Withered Hand – New Gods

Anyone deciding to stay is bludgeoned again and again with his relentless wet sentimentality.

Label: Fortuna POP!

Rating:

Dan Willson did not begin his music career until the age of 30. It was only then, prompted by the death of a close friend, was Withered Hand born. Raised as a Jehovah’s Witness, Willson was forbidden from attending school assemblies, birthday parties or Christmas celebrations – and his music shows it. His first album, ‘Good News’, was, rather expectedly, anything but. It was a thesis in misery and insecurity. Standing out from contemporary singer-songwriter whinging in its crude, unashamed content, it addressed unrequited love, religious failings, masturbation and the more general theme of considering oneself a bit of a pathetic.

Five years later he’s back with second album, ‘New Gods’, and, as the similarity in its title suggests, it’s not a huge departure from his debut. As the opening line in single ‘Black Tambourine’ testifies (‘I’m older now/ and I feel the same’), Willson is still moping about ‘the big idea’, love and self-doubt. His voice suits his style perfectly: high-pitched, fairly whiny and sure to turn many from his music on first listen. However, persevere and it becomes engrossing. Alongside the simple melodies and uninspiring band accompaniment, Willson’s voice and lyrics are what makes Withered Hand interesting. He writes painful and honest lyrics. The sort of self-centred introspection that would have you shunned from social gatherings sharpish finds a place in Willson’s music.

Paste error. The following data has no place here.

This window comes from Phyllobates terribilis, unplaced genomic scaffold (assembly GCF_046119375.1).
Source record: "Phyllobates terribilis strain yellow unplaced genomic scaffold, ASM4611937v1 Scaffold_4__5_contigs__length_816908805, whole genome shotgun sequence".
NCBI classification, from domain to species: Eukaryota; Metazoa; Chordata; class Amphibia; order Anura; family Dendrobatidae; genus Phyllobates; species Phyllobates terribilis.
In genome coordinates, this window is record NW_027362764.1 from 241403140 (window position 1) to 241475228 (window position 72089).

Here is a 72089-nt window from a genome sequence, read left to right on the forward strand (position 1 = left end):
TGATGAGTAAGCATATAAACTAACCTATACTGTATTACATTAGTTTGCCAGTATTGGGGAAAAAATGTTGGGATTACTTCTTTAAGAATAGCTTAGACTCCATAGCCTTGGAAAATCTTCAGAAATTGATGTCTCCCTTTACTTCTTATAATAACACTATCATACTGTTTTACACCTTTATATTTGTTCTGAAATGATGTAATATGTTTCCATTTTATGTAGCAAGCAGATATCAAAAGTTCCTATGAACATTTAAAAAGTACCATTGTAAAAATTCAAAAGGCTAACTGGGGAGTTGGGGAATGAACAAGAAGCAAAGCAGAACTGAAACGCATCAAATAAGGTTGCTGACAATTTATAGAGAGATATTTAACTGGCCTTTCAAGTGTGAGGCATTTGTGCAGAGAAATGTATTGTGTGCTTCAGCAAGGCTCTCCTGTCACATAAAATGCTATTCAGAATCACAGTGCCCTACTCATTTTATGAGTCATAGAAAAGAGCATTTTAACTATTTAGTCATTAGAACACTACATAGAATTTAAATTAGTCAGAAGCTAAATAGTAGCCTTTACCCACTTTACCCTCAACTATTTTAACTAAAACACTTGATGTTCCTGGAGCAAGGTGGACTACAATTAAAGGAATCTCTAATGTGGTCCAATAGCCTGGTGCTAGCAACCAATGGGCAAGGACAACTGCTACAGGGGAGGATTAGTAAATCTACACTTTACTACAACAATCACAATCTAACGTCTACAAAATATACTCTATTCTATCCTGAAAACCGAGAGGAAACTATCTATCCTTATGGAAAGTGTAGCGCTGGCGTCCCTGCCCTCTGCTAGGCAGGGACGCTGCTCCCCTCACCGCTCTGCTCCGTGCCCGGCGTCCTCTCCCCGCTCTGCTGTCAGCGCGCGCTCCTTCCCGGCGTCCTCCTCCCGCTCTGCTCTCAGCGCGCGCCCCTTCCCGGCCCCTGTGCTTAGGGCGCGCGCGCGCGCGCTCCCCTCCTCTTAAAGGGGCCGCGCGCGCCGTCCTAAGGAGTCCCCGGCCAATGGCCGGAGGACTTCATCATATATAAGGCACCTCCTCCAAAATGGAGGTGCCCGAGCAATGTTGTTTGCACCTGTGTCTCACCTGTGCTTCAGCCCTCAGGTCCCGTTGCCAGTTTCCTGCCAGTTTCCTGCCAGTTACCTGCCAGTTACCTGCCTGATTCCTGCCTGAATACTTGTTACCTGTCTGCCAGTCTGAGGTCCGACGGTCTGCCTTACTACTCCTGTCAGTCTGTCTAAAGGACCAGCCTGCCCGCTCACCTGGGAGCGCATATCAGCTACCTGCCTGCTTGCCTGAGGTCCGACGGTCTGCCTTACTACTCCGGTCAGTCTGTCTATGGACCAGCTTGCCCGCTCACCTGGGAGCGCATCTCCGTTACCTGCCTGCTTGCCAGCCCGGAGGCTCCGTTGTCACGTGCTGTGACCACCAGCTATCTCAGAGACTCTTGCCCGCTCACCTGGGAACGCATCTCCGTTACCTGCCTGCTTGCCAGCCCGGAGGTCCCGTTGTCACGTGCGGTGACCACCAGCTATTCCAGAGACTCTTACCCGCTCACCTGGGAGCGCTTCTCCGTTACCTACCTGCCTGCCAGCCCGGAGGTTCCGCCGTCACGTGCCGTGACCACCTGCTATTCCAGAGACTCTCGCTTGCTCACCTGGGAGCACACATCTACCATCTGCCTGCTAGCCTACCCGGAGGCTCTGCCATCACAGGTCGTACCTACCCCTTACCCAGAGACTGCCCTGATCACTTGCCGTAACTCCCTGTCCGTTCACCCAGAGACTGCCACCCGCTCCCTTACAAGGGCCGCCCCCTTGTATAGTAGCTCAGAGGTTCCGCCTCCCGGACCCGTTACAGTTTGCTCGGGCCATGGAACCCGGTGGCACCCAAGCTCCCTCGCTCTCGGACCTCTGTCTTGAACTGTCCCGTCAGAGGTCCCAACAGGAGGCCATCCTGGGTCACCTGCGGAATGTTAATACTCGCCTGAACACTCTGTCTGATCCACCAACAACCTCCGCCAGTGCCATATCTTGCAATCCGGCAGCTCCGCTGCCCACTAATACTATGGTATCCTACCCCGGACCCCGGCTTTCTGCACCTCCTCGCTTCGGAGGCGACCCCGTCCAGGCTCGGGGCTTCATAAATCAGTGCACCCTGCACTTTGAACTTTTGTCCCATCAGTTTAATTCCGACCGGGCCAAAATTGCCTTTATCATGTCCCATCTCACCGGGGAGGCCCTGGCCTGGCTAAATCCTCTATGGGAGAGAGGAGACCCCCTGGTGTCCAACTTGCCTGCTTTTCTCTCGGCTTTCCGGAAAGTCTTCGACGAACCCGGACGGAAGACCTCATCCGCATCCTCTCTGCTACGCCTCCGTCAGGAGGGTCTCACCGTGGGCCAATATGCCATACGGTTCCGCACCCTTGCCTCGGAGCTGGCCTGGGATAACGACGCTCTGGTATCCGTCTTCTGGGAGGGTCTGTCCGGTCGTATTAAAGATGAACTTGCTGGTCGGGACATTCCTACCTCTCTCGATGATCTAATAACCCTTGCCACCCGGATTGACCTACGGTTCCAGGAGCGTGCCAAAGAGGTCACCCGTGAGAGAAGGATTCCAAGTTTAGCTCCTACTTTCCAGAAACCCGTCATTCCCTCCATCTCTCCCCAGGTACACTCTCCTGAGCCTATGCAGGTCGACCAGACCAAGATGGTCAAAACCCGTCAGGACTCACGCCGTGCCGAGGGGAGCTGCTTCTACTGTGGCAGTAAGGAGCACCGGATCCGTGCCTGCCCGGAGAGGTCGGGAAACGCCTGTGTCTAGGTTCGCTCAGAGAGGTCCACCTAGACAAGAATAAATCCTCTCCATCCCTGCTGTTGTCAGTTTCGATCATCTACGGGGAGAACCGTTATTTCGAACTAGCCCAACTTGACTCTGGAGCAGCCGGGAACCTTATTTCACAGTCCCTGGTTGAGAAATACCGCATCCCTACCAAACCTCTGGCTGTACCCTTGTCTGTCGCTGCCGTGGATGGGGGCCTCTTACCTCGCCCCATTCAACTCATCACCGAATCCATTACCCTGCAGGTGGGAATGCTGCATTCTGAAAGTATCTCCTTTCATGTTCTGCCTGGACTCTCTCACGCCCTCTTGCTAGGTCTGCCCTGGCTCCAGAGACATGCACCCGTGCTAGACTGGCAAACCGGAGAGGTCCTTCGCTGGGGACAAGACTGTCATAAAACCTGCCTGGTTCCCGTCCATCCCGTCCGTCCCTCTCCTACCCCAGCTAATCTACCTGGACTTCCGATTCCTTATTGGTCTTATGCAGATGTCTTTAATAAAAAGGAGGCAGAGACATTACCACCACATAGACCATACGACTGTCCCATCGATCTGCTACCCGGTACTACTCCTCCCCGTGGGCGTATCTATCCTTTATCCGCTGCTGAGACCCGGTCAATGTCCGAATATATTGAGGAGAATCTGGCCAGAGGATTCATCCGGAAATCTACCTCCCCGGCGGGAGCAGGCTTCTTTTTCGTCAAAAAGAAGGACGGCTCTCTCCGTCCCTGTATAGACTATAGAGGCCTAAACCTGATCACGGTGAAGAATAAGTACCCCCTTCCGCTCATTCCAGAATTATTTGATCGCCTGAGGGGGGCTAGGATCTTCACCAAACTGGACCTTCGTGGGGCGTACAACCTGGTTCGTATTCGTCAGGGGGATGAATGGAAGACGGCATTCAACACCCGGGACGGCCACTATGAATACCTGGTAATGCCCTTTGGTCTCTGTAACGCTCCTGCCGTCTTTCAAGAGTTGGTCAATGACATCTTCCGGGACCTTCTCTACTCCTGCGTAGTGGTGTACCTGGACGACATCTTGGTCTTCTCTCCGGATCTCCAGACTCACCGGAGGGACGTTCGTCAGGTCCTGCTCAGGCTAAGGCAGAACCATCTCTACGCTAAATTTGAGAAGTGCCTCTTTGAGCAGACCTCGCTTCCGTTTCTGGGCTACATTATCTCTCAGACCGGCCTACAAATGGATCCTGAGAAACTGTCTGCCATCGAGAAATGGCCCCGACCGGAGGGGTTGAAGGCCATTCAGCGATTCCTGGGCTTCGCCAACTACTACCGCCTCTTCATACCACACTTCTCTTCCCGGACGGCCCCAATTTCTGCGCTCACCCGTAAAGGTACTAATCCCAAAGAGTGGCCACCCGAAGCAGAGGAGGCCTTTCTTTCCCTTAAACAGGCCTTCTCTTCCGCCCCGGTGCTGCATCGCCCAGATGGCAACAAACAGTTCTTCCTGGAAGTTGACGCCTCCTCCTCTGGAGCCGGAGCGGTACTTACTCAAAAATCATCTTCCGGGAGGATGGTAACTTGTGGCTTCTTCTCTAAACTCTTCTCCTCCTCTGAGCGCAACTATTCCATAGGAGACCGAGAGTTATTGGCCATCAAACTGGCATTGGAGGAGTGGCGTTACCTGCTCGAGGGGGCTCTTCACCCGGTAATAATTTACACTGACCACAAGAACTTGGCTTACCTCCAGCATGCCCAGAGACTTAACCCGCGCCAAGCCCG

‘New Gods’, though more of the same, is a more mature record. The sound is fuller and less stripped back, a move that works against Willson’s style, but some of the song constructions are more thoughtful and complex, which helps the vocals sound less like just tearful self-destructing. However, though the writing is clever and at times funny, the whininess and constant soul-searching shuts the audience out, and anyone deciding to stay is bludgeoned again and again with his relentless wet sentimentality. One can’t help but think Willson’s introspection is best saved for himself as a sort of therapeutic tool, and not general consumption.